The Interview (Packet 4)
So, we flew to Bangkok the night before the scheduled interview. The next morning we left the hotel bright and early for the US embassy. We passed the Vietnamese embassy, the New Zealand and Qatar embassies before Mindy took her place in the line and I was told that I can not go in with her. My nervousness showed in the questions I asked, “Do you want some gum for the interview?”, “Do you need some water?”
Seeing how tired I was Mindy told me I could go back to the hotel and wait there. There was not a chance in hell I wouldn’t be standing there when she got out!
I watched her go through security, turn left and wave to me through the glass before she disappeared. Then it finally hit me that my dream was close to coming true. And so I waited…and waited, hoping that the next time I saw Mindy she would have been newly approved for a green card.
With no place to sit I stood for quite awhile, then I started pacing, then stood some more, then paced some more. One hour went by, then two, then three. I saw so many others come out and slowly all the people waiting outside disappeared. In the third hour there was only myself and a monk waiting (a fellow monk was hoping to go to Cornell University to give a speech on religion). We waited and paced together. I began to get worried that we didn’t have all the documents we needed or perhaps we somehow made a mistake or…my mind went crazy with all the possible reasons she might not be granted a green card.
Just before 11am (the fourth hour), the door opened yet again and this time it was Mindy. “I got approved”, she declared. YES! That was one of the nicest hugs we have shared. On the walk back to the hotel room I listened to Mindy tell me all about the interview and I could not stop smiling. They asked her many questions about our finances, her new job and where we plan to live in the States. The last question, however, was “Why apply for a green card now?” Ah yes, that was an easy one – because we finally can! And with that the officer typed a bit on her computer and clearly not aware of what this meant to us, nonchalantly said, “ok, you’ve been approved for a green card. You’ll be able to pick up your passport in a week.”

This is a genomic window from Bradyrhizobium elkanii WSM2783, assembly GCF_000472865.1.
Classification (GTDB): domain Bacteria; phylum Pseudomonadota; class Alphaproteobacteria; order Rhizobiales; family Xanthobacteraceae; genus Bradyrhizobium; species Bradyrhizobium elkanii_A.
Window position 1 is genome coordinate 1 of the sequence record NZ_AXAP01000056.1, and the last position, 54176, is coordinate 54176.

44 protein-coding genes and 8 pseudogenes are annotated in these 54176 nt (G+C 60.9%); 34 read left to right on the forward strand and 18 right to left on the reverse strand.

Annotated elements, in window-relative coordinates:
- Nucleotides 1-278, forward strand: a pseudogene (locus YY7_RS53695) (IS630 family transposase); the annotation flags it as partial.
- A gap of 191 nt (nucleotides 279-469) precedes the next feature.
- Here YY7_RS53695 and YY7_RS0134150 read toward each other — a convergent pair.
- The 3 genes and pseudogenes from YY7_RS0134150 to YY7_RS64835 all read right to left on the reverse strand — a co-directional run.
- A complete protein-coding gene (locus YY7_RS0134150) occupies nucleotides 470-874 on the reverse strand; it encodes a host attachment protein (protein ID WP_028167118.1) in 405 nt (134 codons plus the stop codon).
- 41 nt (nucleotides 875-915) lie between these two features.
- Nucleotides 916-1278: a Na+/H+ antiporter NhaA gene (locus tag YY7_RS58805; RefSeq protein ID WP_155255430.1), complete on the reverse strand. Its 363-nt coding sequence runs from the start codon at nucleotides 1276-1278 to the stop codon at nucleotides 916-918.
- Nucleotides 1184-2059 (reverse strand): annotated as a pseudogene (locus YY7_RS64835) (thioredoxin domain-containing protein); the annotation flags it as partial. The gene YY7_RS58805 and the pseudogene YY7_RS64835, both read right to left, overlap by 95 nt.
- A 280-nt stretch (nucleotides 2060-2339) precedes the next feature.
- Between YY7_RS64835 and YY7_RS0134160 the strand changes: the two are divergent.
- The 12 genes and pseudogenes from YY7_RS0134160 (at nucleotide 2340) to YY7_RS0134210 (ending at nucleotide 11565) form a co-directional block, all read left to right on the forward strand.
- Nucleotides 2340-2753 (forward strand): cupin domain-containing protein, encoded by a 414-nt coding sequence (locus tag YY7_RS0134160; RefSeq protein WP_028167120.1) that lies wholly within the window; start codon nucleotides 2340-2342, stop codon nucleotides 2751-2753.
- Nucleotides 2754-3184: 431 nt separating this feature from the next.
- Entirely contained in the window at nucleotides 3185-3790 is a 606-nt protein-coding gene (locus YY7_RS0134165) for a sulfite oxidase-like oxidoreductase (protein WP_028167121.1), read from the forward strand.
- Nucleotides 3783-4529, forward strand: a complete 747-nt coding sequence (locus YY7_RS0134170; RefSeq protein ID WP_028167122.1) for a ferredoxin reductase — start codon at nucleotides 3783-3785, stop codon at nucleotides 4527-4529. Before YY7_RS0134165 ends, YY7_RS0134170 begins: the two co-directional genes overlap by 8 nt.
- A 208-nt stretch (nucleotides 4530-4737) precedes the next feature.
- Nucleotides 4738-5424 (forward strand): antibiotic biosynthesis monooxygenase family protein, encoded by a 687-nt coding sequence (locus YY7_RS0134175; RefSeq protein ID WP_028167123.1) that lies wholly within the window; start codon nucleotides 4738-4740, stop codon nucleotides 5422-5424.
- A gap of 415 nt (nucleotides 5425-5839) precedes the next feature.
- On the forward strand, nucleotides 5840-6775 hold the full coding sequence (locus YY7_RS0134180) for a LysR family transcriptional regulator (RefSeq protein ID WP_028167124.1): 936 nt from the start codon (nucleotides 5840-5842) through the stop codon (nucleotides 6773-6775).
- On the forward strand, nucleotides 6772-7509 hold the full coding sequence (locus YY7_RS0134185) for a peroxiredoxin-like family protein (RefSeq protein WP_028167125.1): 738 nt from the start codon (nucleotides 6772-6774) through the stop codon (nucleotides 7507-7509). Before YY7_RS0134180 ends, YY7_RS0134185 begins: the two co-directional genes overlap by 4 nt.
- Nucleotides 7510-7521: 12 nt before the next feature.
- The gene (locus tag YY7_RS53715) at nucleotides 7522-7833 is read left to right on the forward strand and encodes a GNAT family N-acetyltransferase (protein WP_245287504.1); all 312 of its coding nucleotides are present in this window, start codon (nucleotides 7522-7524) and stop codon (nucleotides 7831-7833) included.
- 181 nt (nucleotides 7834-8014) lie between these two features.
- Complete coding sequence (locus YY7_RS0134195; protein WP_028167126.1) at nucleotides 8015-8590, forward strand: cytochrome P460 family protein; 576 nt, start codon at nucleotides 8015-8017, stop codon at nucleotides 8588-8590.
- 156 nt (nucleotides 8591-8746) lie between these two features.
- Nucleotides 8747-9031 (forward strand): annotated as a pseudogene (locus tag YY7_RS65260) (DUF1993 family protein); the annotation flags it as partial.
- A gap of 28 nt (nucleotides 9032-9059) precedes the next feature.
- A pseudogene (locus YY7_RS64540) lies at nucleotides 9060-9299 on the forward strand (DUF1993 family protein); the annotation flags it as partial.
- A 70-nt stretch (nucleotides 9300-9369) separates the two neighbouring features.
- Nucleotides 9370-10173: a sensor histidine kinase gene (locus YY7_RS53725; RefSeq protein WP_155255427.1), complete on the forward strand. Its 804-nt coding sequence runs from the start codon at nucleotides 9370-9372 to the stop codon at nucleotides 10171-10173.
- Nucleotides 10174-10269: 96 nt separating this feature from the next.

Arriving in the United States
A few days later we picked up the passport with the US Visa inside and we were told we had six months to arrive in the USA. But we didn’t need that long. Within a month we found ourselves driving from southern Ontario to Buffalo, crossing the border along the way.
We were told to pull over to go inside the immigration building, which we were more than happy to do. Once inside, Mindy was called to the counter right away where she turned over the package she had been given in Bangkok with strict instructions not to open. The officers made us laugh by teasing us that perhaps we had indeed tried to open the package and that they couldn’t read the Thai on the front. One of them told us to sit down and said, “It will take up to 8 hours to process…” and waited for our shocked reaction which he most certainly got, before he continued, “but it will be closer to 20 minutes”.
It took more like 5 minutes before Mindy was recalled to the counter. After giving her fingerprints (with some more funny jokes thrown in by the officers) the officer said to Mindy, “You are now a permanent resident of the United States. Congratulations!” I literally jumped for joy and cheered, “yaaayyyyy”. After a few pictures next to the Statue of Liberty next to the exit, we left and continued on our way. Even when the conversation turned to other things, I could not stop smiling. My dream had finally came true!
Update: After 3 years of being a US permanent resident, Mindy qualified to file for citizenship. With the political situation the way it is, we wasted no time in getting in the paperwork. She was summoned within only a few weeks to get her biometrics done at the nearby immigration Field Office.
Then we waited for the letter to arrive inviting her to an interview and to take the citizenship test, which we discovered is oral and she had to get 6 questions correct out of 10 in order to pass the test! We got to work on studying the 100 possible questions they might ask and before long Mindy knew them all by heart.
We kept checking the status of her citizenship application on line and the line seemed to be moving rather slowly. We put in the application in July, 90 days before her 3 year landing date anniversary, as is allowed when getting sponsored. Mindy had her interview and passed her civics test with flying colors in April, 9 months later. About one month later, in May, we both attended her citizenship ceremony in the same Field Office where she had done her biometrics and her interview/test.
I felt a sense of pride, a sense of accomplishment and a sense of relief! Besides my wedding day, this was the best day of my life.